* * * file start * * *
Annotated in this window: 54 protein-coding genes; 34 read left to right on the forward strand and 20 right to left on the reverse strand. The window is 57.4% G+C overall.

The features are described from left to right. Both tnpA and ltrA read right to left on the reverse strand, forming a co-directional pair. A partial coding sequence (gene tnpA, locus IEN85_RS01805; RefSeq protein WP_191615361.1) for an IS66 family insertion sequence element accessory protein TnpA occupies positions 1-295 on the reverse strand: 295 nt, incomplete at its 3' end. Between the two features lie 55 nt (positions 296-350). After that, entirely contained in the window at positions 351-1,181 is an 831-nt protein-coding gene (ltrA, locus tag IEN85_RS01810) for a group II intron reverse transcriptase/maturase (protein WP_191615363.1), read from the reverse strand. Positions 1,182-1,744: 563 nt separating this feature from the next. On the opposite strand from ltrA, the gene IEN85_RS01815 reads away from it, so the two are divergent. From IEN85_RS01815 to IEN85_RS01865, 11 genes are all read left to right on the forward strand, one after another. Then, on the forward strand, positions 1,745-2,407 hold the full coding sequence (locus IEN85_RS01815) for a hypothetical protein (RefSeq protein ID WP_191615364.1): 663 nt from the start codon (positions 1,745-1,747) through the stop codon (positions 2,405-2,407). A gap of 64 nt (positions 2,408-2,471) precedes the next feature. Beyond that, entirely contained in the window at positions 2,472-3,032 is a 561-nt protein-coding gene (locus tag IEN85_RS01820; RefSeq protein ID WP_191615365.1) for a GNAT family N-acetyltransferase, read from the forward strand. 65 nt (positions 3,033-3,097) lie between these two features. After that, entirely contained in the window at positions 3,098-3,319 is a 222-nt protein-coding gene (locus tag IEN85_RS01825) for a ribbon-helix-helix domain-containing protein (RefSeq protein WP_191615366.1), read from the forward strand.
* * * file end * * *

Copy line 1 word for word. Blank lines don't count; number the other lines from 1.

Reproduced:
Annotated in this window: 54 protein-coding genes; 34 read left to right on the forward strand and 20 right to left on the reverse strand. The window is 57.4% G+C overall.